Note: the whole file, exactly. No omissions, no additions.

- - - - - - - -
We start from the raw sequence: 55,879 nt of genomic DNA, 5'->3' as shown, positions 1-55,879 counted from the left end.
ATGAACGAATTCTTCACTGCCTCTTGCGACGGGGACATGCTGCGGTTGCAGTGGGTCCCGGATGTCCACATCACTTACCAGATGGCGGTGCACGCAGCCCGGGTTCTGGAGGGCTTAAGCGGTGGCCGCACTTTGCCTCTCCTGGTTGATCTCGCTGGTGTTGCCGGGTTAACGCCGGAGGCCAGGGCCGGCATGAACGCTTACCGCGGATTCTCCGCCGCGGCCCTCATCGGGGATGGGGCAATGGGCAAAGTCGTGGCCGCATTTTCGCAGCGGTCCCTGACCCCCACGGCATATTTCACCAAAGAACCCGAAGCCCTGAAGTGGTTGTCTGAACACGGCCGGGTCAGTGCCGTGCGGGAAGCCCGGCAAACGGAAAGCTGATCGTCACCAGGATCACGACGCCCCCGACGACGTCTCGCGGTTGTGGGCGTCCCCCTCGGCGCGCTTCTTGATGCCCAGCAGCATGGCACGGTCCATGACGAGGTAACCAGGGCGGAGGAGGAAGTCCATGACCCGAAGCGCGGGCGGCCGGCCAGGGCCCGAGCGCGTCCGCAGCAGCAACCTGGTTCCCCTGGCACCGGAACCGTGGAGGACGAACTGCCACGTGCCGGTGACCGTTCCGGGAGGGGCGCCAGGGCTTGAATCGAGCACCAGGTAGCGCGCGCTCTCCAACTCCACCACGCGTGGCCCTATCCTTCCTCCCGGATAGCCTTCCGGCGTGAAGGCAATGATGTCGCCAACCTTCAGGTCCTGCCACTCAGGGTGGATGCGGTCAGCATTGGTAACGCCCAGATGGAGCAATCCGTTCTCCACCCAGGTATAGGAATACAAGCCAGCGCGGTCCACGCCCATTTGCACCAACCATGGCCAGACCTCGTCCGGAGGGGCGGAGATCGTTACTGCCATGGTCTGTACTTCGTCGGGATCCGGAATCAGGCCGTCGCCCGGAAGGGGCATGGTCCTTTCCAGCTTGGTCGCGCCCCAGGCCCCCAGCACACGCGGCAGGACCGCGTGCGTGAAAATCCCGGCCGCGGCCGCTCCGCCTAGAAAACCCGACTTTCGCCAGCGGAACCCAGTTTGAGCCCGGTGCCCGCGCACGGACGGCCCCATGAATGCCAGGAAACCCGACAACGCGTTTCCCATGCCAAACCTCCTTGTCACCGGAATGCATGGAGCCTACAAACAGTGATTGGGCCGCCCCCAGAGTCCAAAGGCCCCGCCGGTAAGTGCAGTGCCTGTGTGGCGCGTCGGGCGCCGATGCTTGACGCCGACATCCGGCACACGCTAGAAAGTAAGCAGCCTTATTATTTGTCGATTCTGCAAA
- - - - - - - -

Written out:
We start from the raw sequence: 55,879 nt of genomic DNA, 5'->3' as shown, positions 1-55,879 counted from the left end.
ATGAACGAATTCTTCACTGCCTCTTGCGACGGGGACATGCTGCGGTTGCAGTGGGTCCCGGATGTCCACATCACTTACCAGATGGCGGTGCACGCAGCCCGGGTTCTGGAGGGCTTAAGCGGTGGCCGCACTTTGCCTCTCCTGGTTGATCTCGCTGGTGTTGCCGGGTTAACGCCGGAGGCCAGGGCCGGCATGAACGCTTACCGCGGATTCTCCGCCGCGGCCCTCATCGGGGATGGGGCAATGGGCAAAGTCGTGGCCGCATTTTCGCAGCGGTCCCTGACCCCCACGGCATATTTCACCAAAGAACCCGAAGCCCTGAAGTGGTTGTCTGAACACGGCCGGGTCAGTGCCGTGCGGGAAGCCCGGCAAACGGAAAGCTGATCGTCACCAGGATCACGACGCCCCCGACGACGTCTCGCGGTTGTGGGCGTCCCCCTCGGCGCGCTTCTTGATGCCCAGCAGCATGGCACGGTCCATGACGAGGTAACCAGGGCGGAGGAGGAAGTCCATGACCCGAAGCGCGGGCGGCCGGCCAGGGCCCGAGCGCGTCCGCAGCAGCAACCTGGTTCCCCTGGCACCGGAACCGTGGAGGACGAACTGCCACGTGCCGGTGACCGTTCCGGGAGGGGCGCCAGGGCTTGAATCGAGCACCAGGTAGCGCGCGCTCTCCAACTCCACCACGCGTGGCCCTATCCTTCCTCCCGGATAGCCTTCCGGCGTGAAGGCAATGATGTCGCCAACCTTCAGGTCCTGCCACTCAGGGTGGATGCGGTCAGCATTGGTAACGCCCAGATGGAGCAATCCGTTCTCCACCCAGGTATAGGAATACAAGCCAGCGCGGTCCACGCCCATTTGCACCAACCATGGCCAGACCTCGTCCGGAGGGGCGGAGATCGTTACTGCCATGGTCTGTACTTCGTCGGGATCCGGAATCAGGCCGTCGCCCGGAAGGGGCATGGTCCTTTCCAGCTTGGTCGCGCCCCAGGCCCCCAGCACACGCGGCAGGACCGCGTGCGTGAAAATCCCGGCCGCGGCCGCTCCGCCTAGAAAACCCGACTTTCGCCAGCGGAACCCAGTTTGAGCCCGGTGCCCGCGCACGGACGGCCCCATGAATGCCAGGAAACCCGACAACGCGTTTCCCATGCCAAACCTCCTTGTCACCGGAATGCATGGAGCCTACAAACAGTGATTGGGCCGCCCCCAGAGTCCAAAGGCCCCGCCGGTAAGTGCAGTGCCTGTGTGGCGCGTCGGGCGCCGATGCTTGACGCCGACATCCGGCACACGCTAGAAAGTAAGCAGCCTTATTATTTGTCGATTCTGCAAA